Executive Word -- Level The Playing Field In Politics

Sir John Browne, group chief executive of BP PLC, talks with <b>IndustryWeek</b> about having a say in public policy without having to donate money.

Sir John Browne Group Chief Executive BP PLC, London Born: 1948 Education: Holds a degree in physics from the University of Cambridge and a master's degree in business from Stanford University. Is a Fellow of the Royal Academy of Engineering, the Institute of Mining and Metallurgy, the Institute of Physics, the Institute of Petroleum, and a Companion of the Institute of Management. Career Highlights: 1969-1983: Held a variety of exploration and production posts in Anchorage, New York, San Francisco, London and Canada. 1984: Became group treasurer and CEO of BP Finance International. 1986: Became executive vice president and CFO of The Standard Oil Co. in Cleveland. 1987: Appointed CEO of Standard Oil Production Co. 1989: Became managing director and CEO of BP Exploration based in London. 1991: Joined the Board of British Petroleum Co. PLC as a managing director. 1995: Appointed Group Chief Executive of British Petroleum Co. PLC. 1998: Following the merger of BP and Amoco, became Group CEO of BP Amoco. 1998: Knighted at the Queen's Birthday Honours.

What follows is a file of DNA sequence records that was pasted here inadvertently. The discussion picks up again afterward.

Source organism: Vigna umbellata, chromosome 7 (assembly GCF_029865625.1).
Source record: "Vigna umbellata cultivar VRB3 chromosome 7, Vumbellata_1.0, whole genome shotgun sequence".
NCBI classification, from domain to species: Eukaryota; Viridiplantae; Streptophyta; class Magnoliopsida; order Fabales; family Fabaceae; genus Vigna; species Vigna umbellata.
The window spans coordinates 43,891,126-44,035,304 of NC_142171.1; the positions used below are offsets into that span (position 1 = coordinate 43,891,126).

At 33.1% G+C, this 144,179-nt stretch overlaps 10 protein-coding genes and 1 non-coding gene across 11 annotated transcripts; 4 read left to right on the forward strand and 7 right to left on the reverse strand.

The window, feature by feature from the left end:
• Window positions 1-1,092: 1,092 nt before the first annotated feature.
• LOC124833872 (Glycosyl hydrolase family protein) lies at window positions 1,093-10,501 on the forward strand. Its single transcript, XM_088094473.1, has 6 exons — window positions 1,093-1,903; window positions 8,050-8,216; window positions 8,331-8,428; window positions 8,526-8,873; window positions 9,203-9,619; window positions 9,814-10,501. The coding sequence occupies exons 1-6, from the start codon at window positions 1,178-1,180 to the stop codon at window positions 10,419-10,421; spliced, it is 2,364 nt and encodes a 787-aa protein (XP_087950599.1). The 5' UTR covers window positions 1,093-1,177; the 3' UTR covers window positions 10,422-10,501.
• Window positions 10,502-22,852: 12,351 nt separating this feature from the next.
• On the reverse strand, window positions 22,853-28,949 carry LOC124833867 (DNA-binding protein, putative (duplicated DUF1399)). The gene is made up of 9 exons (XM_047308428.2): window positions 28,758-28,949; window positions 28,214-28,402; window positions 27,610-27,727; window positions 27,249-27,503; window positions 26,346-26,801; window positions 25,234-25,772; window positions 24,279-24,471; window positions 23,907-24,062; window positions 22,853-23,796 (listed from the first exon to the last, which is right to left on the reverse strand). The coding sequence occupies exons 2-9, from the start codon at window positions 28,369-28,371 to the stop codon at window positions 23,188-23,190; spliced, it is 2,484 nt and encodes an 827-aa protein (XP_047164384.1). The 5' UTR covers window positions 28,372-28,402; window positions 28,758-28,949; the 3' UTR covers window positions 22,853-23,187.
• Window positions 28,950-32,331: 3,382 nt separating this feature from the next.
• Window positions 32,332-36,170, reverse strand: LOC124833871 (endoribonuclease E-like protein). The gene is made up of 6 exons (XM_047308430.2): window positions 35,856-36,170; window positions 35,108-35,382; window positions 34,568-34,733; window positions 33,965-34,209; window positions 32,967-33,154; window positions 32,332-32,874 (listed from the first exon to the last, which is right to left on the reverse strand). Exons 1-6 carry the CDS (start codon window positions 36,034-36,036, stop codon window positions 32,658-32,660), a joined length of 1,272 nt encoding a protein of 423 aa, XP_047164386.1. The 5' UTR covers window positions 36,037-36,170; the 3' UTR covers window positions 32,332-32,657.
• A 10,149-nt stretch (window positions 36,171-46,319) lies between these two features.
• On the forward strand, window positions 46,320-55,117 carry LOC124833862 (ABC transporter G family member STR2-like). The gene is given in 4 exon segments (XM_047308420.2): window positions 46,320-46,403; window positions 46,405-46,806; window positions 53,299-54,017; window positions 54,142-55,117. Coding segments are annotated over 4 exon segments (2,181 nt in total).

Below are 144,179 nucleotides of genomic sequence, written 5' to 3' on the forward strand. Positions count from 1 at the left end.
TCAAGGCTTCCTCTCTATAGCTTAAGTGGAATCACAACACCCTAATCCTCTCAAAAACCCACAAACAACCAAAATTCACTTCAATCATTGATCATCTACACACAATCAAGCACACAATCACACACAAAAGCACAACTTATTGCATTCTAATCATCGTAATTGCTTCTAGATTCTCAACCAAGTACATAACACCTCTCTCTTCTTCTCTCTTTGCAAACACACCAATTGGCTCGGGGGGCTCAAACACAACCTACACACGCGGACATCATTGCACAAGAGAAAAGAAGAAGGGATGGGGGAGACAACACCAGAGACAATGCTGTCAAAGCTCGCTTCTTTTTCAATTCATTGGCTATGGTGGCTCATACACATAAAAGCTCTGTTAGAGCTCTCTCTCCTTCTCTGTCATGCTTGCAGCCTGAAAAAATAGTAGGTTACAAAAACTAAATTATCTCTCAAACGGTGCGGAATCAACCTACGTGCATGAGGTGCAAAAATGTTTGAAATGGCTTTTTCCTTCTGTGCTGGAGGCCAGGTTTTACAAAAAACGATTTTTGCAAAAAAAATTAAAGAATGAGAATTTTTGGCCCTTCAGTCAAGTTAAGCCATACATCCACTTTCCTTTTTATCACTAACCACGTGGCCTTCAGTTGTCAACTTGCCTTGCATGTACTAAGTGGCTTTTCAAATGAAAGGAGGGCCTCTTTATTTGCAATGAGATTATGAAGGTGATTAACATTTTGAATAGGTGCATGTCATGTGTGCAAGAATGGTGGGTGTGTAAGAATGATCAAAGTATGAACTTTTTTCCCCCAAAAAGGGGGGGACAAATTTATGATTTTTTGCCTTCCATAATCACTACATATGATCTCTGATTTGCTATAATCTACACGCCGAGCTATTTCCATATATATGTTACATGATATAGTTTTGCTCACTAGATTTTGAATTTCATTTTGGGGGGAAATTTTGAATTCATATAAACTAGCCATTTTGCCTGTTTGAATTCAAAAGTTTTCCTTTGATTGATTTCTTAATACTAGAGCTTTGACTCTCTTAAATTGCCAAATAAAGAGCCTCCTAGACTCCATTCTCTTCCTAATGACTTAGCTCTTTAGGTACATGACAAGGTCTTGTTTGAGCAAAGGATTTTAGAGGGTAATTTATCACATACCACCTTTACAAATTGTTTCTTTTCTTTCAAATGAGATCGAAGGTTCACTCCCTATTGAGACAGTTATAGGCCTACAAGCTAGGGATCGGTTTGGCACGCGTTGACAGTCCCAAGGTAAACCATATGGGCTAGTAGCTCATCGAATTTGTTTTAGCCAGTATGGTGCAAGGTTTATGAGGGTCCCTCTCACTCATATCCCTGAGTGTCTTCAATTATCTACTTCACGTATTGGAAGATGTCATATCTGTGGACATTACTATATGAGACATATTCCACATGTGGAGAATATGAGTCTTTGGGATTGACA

Sir John Browne, group chief executive of BP PLC -- the third-largest oil company in the world -- spoke with IndustryWeek Associate Editor Traci Purdum about his company's decision to end all political donations. According to Browne, the decision was a logical and fair move for the London-based company, considering it was making contributions only to the U.S. and Canada. IW: What led to BP's decision to end political donations? Browne: Clearly we spent some time thinking about this, and after the acquisitions of Amoco and Arco we found ourselves in a position of making really quite large political donations because of the style of these companies. We concluded, therefore, that we had to align all our staff internally around a philosophy of saying "No, we won't do this." . . .We believe that it's right for us to say what we think about policy, but wrong for us to have any form of partisan political activity. So we concluded the time was right, we aligned ourselves internally, we paid off any obligations that we had genuinely committed to and as of the first of April this year we are no longer making political donations. IW: How do you think this will affect BP in the future? Browne: We hope it will not affect us at all. We don't see why it should. We are, after all, a very large taxpayer in the United States. We have 45,000 staff in the United States, and, therefore, I think we can be heard when we need to say something about our business. IW: What has been the reaction internally from the decision to stop political donations? Browne: Very positive, indeed. I think the reason why it has been so positive is that we hadn't been making political contributions anywhere else in the world. So the United States and Canada were the exceptions to the rule. It's quite difficult to explain to people in another country why one rule should fit the United States and another rule should fit them. And leveling the playing field internally has gone down very, very well indeed. IW: Why did BP make contributions in the U.S. and Canada in the first place? Browne: Partly because everybody did it. And I believe that people had thought that it was an important way of gaining access. Our view is that if this is the only reason that we can gain access, then really it is not a justifiable basis for gaining access. Secondly, our contributions as BP were relatively small. There was a time when BP didn't do any of this actually -- I think way back in the '80s. It was only the acquisition of Amoco and Arco, which made it really quite large. And it was to an extent biased partisan, it wasn't perfectly down the middle. And so it felt to us that this was a partisan act, and BP has no part in partisan politics. It must have a role in saying what it thinks about policy, but that's very different from partisan politics. IW: Energy companies are skilled at influencing public policy. What would have been the outcome of the National Energy Plan had companies such as Chevron and ExxonMobile not made contributions? Browne: I can't really answer that question. What I would say is that it is right that companies should say what they think. And to be able to say that public policy will affect them in a certain way. In the end it is the decision makers in public policy that must determine what decisions are to be made. But it would be wrong for anyone to stay silent. This is an entirely different matter than giving political contributions. IW: Do you think that other companies should follow your example? Browne: We have a clear view as a company that we are not going to give political contributions anywhere in the world, but other people will obviously make different decisions. E-mail nominations for Executive Word to Patricia Panchak at [email protected].
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